The nonopticality of Martin’s work withholds it from the canon of end-state color configurations general in the late ’50s and ’60s. One reason for her ability to resist the prevailing norms of finish and color may have to do with her age. She was born in 1912 and is thus associated with the Abstract Expressionists in age, or with Ad Reinhardt, born in 1913, whose position is less with the Abstract Expressionists, with whom he had social ties, than with (earlier) geometric art and (later) hard-edge. Martin, unlike Reinhardt, retains a manual candor in her work, characteristic of her generation, and, no less characteristic, a belief in the possibility of exalted subject matter. (On this matter Reinhardt was ambiguous: on the one hand, dim cruciform layouts and, on the other, sec statements that seem to refer more to the younger abstract painters of the ’60s than to his own work.) Technically the surfaces of Martin’s paintings are sparse, the marks drawn rather than painted, dabbed on, or ruled, as often in pencil as in paint.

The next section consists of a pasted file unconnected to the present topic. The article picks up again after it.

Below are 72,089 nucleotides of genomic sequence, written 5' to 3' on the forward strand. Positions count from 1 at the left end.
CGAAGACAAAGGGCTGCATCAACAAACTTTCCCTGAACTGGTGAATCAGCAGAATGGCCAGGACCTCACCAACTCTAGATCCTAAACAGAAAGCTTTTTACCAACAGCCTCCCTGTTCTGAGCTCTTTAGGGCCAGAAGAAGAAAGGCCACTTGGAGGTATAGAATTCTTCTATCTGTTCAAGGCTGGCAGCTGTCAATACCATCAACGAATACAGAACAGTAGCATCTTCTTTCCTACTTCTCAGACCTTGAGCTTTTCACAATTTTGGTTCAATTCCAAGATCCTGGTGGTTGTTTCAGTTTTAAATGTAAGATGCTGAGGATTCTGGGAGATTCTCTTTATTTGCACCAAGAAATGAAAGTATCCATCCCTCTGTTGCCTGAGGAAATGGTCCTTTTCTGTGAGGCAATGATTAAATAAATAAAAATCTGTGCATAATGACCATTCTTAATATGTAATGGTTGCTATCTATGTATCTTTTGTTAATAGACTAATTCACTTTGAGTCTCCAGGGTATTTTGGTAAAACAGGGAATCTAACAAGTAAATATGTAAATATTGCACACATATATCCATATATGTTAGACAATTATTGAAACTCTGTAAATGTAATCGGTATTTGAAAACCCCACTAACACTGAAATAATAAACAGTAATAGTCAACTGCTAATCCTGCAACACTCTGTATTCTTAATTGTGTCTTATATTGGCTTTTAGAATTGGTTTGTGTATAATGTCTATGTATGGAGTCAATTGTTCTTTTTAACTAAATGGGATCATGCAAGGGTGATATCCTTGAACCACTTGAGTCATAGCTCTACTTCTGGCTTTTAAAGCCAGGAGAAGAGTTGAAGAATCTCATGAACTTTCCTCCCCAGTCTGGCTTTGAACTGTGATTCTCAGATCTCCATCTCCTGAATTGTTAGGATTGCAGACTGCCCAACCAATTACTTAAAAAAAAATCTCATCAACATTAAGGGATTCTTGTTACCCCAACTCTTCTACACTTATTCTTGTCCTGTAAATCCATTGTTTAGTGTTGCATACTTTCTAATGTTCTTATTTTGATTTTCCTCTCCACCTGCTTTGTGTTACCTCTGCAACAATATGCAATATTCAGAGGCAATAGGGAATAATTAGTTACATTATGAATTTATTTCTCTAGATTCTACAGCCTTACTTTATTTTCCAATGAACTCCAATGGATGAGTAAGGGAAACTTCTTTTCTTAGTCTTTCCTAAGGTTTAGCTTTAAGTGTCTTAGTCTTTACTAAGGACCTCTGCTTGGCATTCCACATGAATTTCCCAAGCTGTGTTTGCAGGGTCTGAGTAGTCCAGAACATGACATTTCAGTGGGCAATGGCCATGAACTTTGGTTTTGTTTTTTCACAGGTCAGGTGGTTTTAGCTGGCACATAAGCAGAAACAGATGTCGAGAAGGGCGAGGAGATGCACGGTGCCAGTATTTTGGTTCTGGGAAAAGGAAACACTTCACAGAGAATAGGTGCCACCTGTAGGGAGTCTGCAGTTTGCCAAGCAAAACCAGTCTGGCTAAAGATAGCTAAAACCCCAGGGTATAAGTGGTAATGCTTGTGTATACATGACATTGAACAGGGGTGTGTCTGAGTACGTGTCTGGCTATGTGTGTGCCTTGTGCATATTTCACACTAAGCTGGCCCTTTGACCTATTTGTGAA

With the establishment of the declared grid, rather than an implicit one as in various works since 1957, Martin achieves her mature style. At first, the grid is used to define an area just within the canvas, a few inches from the edges, with a potential forunitary form that Martin was early to realize in American art. As she draws it, the grid is halfway between a rectangular system of. coordinates and a veil. It is put down in pencil, so that the network consists of marks far less clearly given than we are accustomed to in American painting, with its usual standard of impact and unrelieved clarity. Thus the grid, though tight, does not close the surface, but establishes an open plane, identified with the surface of the picture but accumulating sufficient differences to suggest, for all its regularity, a veil, a shadow, a bloom. These early grids are hung inside the canvas, away from the edges, but from about 1964 the area of the grids is extended to the edges of the canvas, making a single undifferentiated tremor of form, or a plateau of nonform, across the whole surface. By removing the internal boundaries of the grid, by which it was seen to stop and start, Martin emphasizes not the succession of the modular bits, but the wholeness of the module, its occupancy of space rather than its duration in time. Accepting the format of the painting (that is, the shape of the ground) as an absolute, as we must be prepared to do in interpreting painters’ ideas of space, it is possible to say that Martin’s seamless surface signifies, for all its linear precision, an image dissolving. The uninflected radiant fields are without the formal priorities of figure and field or hierarchic ranking of forms and the skinny grids are set in monochrome colors that make visible the shifting gradients of real light across the painting. The effect is of exactness and elusiveness at once.